Unfortunately, this isn’t one of those edible wildflowers; it contains a level of toxicity. All of the Ornithogalum umbellatum, but especially the bulb and flowers, are poisonous.

They contain cardiac glycosides, in particular convallatoxin and convalloside. Both of these poisons are toxic to animals and humans.

If you see the Star of Bethlehem flower, leave it alone, and don’t let your pets near it. Excessive contact can lead to skin irritation.

Symptoms of ingestion poisoning include:

  • Salivation
  • Nausea
  • Vomiting
  • Diarrhea
  • Shortness of breath
  • Pain, burning, and swelling in the lips, tongue, and throat.
Ornithogalum umbellatum_01
Ornithogalum umbellatum

Ornithogalum Umbellatum: Medicinal Uses

Some people use the Star of Bethlehem flower for its medicinal purposes. For example, its essences are sold as medicinal remedies.

Individuals reportedly take the Star of Bethlehem in essence form to:

  • Improve heart function
  • Decrease lung congestion
  • Decrease water retention in the legs

However, formal scientific studies are needed to determine if these benefits are common in the masses.

The Best Way to Plant Ornithogalum Umbellatum

When planting your Ornithogalum umbellatum, ensure it has access to full sun or partial shade, easily-draining soil. To get a successful bloom time the following year, ensure you plant in the fall.

Because these gorgeous summer snowflake flowers are sun lovers, they grow pretty low to the ground.

Horticulturists love this wild plant because the bulbs are super hardy, disappearing into bulbs under the soil in winter. It needs no attention during the winter.

Plant the bulbs about 3 inches deep (8 cm) and 4 inches apart (10 cm) per 10 square feet. Sunny, south-facing banks usually look the best, significantly if they’re raised so you can enjoy looking at them.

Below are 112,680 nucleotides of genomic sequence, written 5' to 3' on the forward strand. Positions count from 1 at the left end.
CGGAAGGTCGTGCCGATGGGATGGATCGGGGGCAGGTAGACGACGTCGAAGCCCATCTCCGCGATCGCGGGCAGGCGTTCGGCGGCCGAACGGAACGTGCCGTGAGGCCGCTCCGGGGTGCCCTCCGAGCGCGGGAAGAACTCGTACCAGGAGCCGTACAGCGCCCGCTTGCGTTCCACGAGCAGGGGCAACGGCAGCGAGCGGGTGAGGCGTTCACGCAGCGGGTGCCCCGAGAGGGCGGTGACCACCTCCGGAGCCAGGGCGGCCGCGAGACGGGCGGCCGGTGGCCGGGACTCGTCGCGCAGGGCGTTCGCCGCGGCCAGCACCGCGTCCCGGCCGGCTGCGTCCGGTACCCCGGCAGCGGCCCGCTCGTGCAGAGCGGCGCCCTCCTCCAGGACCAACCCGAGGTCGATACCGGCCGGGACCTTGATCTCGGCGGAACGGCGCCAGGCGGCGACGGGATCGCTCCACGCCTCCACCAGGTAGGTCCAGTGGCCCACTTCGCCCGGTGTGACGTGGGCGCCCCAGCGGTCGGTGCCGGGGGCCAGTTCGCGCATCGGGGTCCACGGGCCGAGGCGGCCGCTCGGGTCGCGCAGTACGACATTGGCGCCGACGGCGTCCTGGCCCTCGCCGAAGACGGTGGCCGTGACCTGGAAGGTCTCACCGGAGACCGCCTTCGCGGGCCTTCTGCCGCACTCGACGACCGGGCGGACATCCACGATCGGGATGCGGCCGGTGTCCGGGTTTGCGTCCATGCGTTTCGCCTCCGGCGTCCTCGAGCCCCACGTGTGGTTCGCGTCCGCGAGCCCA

You can plant this wildflower in light grass, but be sure not to cut the grass-like leaves off until they are yellow.

Choosing suitable soil is equally important. The Ornithogalum genus thrives best when planted in well-draining, medium moisture, organically rich soil.

This goes for any of the species, whether you’re looking to plant the Ornithogalum pyrenaicum (Pyrenees Star of Bethlehem), the Ornithogalum nutans (the drooping Star of Bethlehem), or the Ornithogalum umbellatum (Star of Bethlehem).

Ornithogalum umbellatum_in_Aveyron
Ornithogalum umbellatum in the wild

Ornithogalum Plant Care Tips

A few care tips can help your Star of Bethlehem flower to be healthy during dormancy, whether inside or outside.

  • Prune the foliage back when the foliage begins to yellow and die. This usually happens in late summer, shortly after flowering. You’ll want to prune back an inch above the soil line.
  • Always use a clean pair of scissors or secateurs when pruning.
  • Choose a dark location for the potted bulb to allow for low humidity and temperatures around 10°C (50°F). Do this for a couple of months.
  • Never overwater. Water sparingly in dormancy. You want to keep the bulb going; you don’t need it to flower. Don’t forget root or pythium rot can result from too much moisture.
  • Weakly fertilize the plant with a ‘Cacti & Succulent’ labeled feed. When the foliage starts to re-emerge during spring, combine this with increased water feeds per week.
  • Again, when the foliage starts to remerge, relocate your wildflower to a sunny location with little to no direct sunlight. Doing so allows your plant to acclimate to its new surrounding.

Hopefully, you now know everything you need to know to spot, grow and care for Ornithogalum umbellatum, otherwise aptly named the Star of Bethlehem.